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The Front Page of Global Fintech

The the largest fintech community in the world. Subscribe to our newsletter to stay up to date on the latest in news opinions, and all things financial technology.

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This Week in Policy (1/30)

This Week in Policy (1/30)
Photo by Elena Mozhvilo / Unsplash

Hello Fintech Friends,

Thank you to those who shared their thoughts on our TWIF surveys and the new TWIF Slack channel, TWIF finnovation! By the way, TWIF finnovation is open to everyone, so make sure to join if would like to closely engage with the TWIF team and community. By popular demand, moving forward, we will be covering new ground in the Policy Edition—stay tuned!

Debates are intensifying around proposed rules that promote competition between banks and fintechs. Experts are considering how emerging markets may use central bank digital currencies (CBDCs) to challenge the dominance of the U.S. dollar. And various U.S. regulators have been adopting stricter stances toward crypto.

As always, if you are not yet subscribed to the Policy Edition of This Week in Fintech, make sure to subscribe below and also manage which editions you are subscribed to!

1. The CFPB

Last week brought heated debates around new rules proposed by the Consumer Financial Protection Bureau (CFPB) that would require banks to share their customer data with fintech companies with a view to furthering competition in financial services. On Wednesday, bank groups asked the CFPB to clarify some “critical” points around liability in case the shared data is misused. A version of the proposed rules was published earlier this year.

In other news, the CFPB is soliciting public input on the consumer credit card market as part of its biennial review of the industry, which informs its future rulemaking in the area. Last week, the CFPB also published a report showing that the COVID-19 pandemic has actually been helpful for consumers with the worst credit scores. According to the report, “deep subprime and subprime tiers experienced the biggest upward shift, though individuals in higher credit score tiers were also more likely to move up at least one tier than they were before the pandemic.” In your opinion, to what extent should the exceptional government measures that caused such positive outcomes become permanent?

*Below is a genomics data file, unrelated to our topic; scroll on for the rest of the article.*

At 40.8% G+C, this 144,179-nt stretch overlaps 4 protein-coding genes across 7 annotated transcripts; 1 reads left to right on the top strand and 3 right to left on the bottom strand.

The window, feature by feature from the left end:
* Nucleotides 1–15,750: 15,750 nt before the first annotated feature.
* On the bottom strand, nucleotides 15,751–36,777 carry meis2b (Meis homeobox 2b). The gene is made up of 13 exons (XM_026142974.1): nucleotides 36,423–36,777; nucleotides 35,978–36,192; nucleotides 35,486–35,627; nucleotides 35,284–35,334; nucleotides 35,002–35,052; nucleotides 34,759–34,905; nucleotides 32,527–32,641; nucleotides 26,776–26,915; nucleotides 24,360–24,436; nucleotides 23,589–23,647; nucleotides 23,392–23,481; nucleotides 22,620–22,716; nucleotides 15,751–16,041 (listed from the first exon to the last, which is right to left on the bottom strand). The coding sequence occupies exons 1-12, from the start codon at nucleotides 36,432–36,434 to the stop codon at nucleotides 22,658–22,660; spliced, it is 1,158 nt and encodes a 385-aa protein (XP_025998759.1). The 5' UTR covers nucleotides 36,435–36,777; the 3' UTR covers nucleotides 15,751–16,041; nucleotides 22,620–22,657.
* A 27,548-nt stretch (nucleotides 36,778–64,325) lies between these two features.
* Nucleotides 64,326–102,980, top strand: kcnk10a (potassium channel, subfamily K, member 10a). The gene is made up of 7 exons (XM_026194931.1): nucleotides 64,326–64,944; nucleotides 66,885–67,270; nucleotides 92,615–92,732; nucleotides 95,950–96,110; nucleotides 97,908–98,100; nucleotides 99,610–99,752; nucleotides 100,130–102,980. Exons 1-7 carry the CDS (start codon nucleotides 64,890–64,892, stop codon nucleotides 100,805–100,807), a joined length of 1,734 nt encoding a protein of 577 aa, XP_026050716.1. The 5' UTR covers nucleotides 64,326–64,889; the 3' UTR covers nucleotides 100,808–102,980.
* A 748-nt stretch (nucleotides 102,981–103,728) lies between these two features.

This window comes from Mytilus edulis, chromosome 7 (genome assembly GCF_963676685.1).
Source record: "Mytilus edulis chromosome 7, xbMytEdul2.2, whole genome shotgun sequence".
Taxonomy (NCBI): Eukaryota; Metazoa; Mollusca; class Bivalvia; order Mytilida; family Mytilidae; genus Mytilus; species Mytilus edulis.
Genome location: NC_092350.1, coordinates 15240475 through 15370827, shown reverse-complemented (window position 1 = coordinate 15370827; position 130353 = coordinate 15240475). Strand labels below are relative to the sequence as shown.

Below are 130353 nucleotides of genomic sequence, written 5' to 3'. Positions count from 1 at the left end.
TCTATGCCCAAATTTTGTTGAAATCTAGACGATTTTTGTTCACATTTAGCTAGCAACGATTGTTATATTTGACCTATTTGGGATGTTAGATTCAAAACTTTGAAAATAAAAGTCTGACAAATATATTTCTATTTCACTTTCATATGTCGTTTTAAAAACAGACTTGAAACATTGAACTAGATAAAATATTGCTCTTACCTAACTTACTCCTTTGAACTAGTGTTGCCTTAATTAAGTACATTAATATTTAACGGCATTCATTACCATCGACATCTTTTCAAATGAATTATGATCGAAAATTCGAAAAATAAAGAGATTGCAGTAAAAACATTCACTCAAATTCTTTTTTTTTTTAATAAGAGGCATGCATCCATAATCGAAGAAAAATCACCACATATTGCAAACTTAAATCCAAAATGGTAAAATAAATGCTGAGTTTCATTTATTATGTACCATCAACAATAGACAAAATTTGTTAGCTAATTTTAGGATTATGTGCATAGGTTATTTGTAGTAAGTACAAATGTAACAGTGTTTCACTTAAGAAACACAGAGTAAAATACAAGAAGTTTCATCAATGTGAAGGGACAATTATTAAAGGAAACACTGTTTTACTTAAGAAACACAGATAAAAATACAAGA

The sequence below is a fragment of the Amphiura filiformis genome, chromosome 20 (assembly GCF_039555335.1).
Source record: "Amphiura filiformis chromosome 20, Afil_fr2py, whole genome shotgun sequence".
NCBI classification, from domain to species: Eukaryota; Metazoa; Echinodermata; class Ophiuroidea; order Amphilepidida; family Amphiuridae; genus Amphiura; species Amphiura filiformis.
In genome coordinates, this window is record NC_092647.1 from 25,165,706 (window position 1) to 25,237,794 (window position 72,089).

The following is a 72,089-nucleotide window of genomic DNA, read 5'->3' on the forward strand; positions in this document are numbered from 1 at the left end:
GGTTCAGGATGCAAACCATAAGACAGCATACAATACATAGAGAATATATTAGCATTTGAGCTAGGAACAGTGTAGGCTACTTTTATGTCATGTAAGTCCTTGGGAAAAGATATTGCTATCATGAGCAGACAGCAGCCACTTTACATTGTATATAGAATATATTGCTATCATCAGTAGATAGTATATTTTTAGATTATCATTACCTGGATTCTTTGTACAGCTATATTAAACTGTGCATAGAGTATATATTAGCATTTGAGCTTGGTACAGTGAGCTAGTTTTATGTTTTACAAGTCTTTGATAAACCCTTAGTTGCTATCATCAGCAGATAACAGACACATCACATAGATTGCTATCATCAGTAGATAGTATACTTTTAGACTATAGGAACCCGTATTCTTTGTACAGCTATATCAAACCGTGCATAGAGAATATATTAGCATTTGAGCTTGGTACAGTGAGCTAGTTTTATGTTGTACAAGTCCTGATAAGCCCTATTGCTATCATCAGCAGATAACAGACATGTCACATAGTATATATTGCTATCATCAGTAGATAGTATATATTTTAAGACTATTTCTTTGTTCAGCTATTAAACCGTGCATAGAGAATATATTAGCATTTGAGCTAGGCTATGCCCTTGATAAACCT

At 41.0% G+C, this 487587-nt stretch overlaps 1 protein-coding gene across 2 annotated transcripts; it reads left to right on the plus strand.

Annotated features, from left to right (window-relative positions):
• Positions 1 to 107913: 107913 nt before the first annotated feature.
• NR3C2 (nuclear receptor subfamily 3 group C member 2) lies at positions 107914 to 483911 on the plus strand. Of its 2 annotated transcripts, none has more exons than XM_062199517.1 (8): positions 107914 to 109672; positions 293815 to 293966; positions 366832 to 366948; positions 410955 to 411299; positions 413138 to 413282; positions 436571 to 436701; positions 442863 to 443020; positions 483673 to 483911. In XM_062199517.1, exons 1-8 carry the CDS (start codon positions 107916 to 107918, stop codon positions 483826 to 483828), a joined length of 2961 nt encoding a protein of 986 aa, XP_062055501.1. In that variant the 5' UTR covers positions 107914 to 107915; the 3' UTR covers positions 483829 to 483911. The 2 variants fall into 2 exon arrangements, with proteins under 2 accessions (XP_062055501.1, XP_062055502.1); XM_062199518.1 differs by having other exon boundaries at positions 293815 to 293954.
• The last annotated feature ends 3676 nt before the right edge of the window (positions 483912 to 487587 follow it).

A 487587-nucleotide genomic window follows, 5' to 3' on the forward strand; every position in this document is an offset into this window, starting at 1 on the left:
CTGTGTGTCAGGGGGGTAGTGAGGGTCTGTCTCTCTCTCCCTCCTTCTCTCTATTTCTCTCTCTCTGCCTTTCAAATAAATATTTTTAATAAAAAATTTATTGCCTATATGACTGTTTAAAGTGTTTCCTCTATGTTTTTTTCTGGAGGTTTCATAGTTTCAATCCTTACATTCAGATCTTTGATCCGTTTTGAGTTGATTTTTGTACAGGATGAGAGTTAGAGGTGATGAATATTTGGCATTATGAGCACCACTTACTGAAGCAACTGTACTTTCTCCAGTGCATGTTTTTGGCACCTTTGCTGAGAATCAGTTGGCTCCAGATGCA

2. Payments

A new opinion piece in the Financial Times suggests that the acceleration of CBDC experimentation around the world is encouraging some countries in the global east and south to consider building a parallel international monetary order away from the present one dominated by the dollar. The idea is to create a “CBDC-based network — enforced with bilateral currency swap lines — [that] could enable central banks in the global east and south to serve as foreign exchange dealers to intermediate currency flows between local banking systems, all without referencing the dollar or touching the western banking system.”

3. Crypto Regulation

Last week, the Federal Reserve (Fed) was active on the crypto front. On January 27, it issued a new policy statement that prohibits state banks, whether they have deposit insurance or not, from engaging in activities not permitted by national banks, primarily the custody of crypto assets, unless authorized by a state legislation. As per the statement, the goal is to limit regulatory arbitrage (i.e., relocating activities to jurisdictions with more permissible regulations) between state and national banks. The Fed also warned that issuing stablecoins by banks is “highly likely to be inconsistent with safe and sound banking practices.” On the same day, the Fed finally responded to the 2020 neobank Custodia’s application for a master account, which would have enabled Custodia to have access to the Fed’s liquidity. The Fed rejected the application, citing its long-established position that crypto is inconsistent with safe and sound banking.

Other regulators and policymakers have also been active. The Internal Revenue Service published guidelines on how to report income from digital assets. The White House weighed in on crypto as well. Four top officials in the administration said in an official statement that allowing mainstream institutions to have deep ties with crypto “would be a grave mistake,” adding that the administration would be sharing “priorities for digital assets research development…[in]…the coming months.” On the Hill, Senators Elizabeth Warren (D-MA) and Ron Wyden (D- OR) pressured the U.S. audit regulator to probe the activities of accounting firms working in the crypto sector in a letter sent to the Chair of the Public Company Accounting Oversight Board. Meanwhile, the new Chair of the House subcommittee on digital assets said that the stablecoin legislation will be a top priority for his subcommittee.

4. The SEC

The week was also eventful for the Securities and Exchange Commission (SEC). Last week, the SEC denied a request to create a Bitcoin ETF called Ark 21Shares Bitcoin ETF for the second time, citing reasons in line with its reasons for not authorizing Grayscale’s Bitcoin ETF last year. The SEC is also inquiring into whether registered investment advisers are abiding by the rules around custody of client crypto assets.

5. Blockchain Technology Application

On January 19, two bills were introduced to the Massachusetts House of Representatives. The first, which is pioneering, is titled “An Act establishing a special commission on blockchain and cryptocurrency” and is meant to explore, among other things, “[t]he feasibility, validity, admissibility, and risks related to using blockchain technology for government usage within Massachusetts.” The second is titled “An Act protecting consumers in cryptocurrency exchanges.”

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See you next week!